June Showers Bring Mushroom Towers

What a rainy June we had. Hopefully things will start to dry out soon. Until then, we’ve gathered some answers to the questions we’ve been hearing lately.

Things That Look Worse Than They Are

  • Mushrooms—Don’t fret, the mushrooms you’ve seen sprouting in your mulch or other damp places are not harmful to your plants. If you can’t bear to look at them, you can dig them out but give them a wide berth to make sure that you don’t disturb them too much. You want to be careful to not spread their spores. Place them in a bag and put them in your trash. You don’t want to put these in your compost pile.

  • Lichen—perfectly normal on trees and shrubs and won’t hurt them.

  • Yellowing leaves on trees and shrubs—Since this spring was so cool, many plants like birches, serviceberries, and even viburnum shot up a lot of new growth. Now that it’s getting warmer you might see some of their leaves turn yellow and fall off. It’s okay.

Roses

  • Watch for Black Spot or Powdery Mildew. You can combat these with Espoma Earth-tone 3-N-1. It’s also important to water from the bottom (if they need water) to avoid getting moisture on their leaves.

  • We’ve also seen a lot of rose leaves being eaten by a little worm. By the time you spot the damage they cause, they’ve already moved on. Thankfully, the damage is just aesthetic. If you see them in action you can spray Espoma Earth-tone 3-N-1 or Espoma Earth-tone Insect Control but if you only see the damage they’ve left behind, spraying will not help.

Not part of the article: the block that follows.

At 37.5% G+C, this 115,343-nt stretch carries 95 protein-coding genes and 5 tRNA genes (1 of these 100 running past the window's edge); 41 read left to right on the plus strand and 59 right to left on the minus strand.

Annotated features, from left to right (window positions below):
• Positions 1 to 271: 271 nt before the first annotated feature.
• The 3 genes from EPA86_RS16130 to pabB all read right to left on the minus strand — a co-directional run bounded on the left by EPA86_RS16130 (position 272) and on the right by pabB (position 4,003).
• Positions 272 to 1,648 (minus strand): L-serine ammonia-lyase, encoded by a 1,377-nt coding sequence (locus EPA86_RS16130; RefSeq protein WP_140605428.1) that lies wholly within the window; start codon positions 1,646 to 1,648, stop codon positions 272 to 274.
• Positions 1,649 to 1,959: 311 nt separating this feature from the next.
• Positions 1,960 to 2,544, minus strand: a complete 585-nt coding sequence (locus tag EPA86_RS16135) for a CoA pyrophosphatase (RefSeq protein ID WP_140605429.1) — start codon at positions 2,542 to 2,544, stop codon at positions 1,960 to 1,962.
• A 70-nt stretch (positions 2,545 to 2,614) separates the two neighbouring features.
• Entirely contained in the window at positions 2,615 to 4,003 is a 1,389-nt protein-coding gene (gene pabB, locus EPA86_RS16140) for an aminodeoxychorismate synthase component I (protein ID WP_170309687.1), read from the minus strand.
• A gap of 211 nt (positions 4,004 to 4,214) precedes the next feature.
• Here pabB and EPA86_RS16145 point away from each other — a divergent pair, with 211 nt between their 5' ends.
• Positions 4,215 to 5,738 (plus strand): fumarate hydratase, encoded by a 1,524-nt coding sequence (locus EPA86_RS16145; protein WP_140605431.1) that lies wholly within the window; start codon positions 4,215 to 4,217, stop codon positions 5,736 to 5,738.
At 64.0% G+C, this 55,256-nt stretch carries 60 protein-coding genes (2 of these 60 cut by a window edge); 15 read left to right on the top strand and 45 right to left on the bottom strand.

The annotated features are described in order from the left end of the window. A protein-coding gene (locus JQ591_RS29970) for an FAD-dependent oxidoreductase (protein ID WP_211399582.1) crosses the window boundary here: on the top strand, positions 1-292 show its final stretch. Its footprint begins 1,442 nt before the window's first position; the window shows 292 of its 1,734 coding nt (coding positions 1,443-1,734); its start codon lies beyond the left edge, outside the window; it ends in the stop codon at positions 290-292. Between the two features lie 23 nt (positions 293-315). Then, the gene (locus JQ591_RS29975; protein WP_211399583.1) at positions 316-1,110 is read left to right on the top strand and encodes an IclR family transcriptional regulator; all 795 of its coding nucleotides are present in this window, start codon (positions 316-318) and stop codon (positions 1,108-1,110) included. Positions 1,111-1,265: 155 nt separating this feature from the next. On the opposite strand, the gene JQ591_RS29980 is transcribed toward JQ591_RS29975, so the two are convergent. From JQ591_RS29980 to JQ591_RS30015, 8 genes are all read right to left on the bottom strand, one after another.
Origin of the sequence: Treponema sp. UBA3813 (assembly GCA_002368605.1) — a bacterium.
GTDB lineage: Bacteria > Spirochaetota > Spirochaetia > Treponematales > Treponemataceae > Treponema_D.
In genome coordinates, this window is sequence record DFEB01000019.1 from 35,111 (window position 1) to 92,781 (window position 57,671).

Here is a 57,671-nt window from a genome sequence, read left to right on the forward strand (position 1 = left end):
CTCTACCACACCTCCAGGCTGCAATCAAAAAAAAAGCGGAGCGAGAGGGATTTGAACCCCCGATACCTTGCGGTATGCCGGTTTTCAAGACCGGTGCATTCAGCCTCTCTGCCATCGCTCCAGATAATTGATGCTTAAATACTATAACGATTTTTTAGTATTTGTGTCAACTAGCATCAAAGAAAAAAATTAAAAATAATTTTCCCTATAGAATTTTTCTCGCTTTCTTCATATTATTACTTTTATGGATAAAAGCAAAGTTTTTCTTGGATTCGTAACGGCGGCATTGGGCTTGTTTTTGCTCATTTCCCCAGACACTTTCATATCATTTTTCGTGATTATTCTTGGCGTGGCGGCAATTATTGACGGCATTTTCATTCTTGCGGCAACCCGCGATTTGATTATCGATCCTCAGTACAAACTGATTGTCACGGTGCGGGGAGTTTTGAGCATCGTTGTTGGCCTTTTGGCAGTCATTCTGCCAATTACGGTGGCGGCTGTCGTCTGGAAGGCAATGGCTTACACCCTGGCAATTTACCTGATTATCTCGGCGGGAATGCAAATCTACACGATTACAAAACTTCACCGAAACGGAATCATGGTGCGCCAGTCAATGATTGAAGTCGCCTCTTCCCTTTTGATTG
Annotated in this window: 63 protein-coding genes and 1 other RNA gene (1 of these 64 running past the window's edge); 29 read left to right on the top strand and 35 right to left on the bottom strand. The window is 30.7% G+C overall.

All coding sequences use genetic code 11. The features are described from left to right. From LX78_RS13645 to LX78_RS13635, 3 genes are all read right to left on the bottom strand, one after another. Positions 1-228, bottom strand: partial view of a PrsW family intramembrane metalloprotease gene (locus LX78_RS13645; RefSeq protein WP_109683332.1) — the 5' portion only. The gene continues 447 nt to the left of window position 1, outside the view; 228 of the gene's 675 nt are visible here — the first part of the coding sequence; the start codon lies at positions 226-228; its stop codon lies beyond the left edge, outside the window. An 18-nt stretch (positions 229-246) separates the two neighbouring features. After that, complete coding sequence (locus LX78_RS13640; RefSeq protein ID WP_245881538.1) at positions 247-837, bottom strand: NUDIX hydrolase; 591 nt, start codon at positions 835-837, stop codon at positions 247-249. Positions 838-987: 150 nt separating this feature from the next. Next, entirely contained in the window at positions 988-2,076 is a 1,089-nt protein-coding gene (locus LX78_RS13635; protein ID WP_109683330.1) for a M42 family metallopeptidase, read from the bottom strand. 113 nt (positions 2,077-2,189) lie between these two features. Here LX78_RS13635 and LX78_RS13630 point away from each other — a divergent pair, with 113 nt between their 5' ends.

Soggy containers


Make sure you have proper drainage. If you’ve lost any plants due to the wet conditions, now is the time to replace them with some bright, colorful annuals or some perennials with great foliage that will take your containers into the fall.

Slugs

Hostas are a perfect snack for slugs. We carry Espoma Earth-tone Slug and Snail Control. It’s labelled for organic gardening and safe around pets and wildlife. Another method is to wet some newspaper and loosely roll it up. The slugs will crawl in and you can throw the newspaper away in the morning. Or better yet, get them drunk (sort of). Bury a glass jar or a small plastic container so it is level with the top of the soil and fill it halfway up with beer. The slugs will climb in.

Rotting roots

We’ve been seeing some shrubs with rotted roots. With all this rain, pull the the mulch away from the base of your shrubs (about 6-8”) to give them some time to dry out.

Aurora Location

2000 Montgomery Road,

Aurora, IL 60504

Phone. 630-820-8088

Naperville Location

25w471 Plank Road,

Naperville, IL 60563

Phone. 630-355-4000

Fall Hours

Monday-Friday: 9:00am-6:00pm
Saturday: 9:00am-5:00pm
Sunday: 11:00am-5:00pm 

 

Growing for the future with
right plants in right places.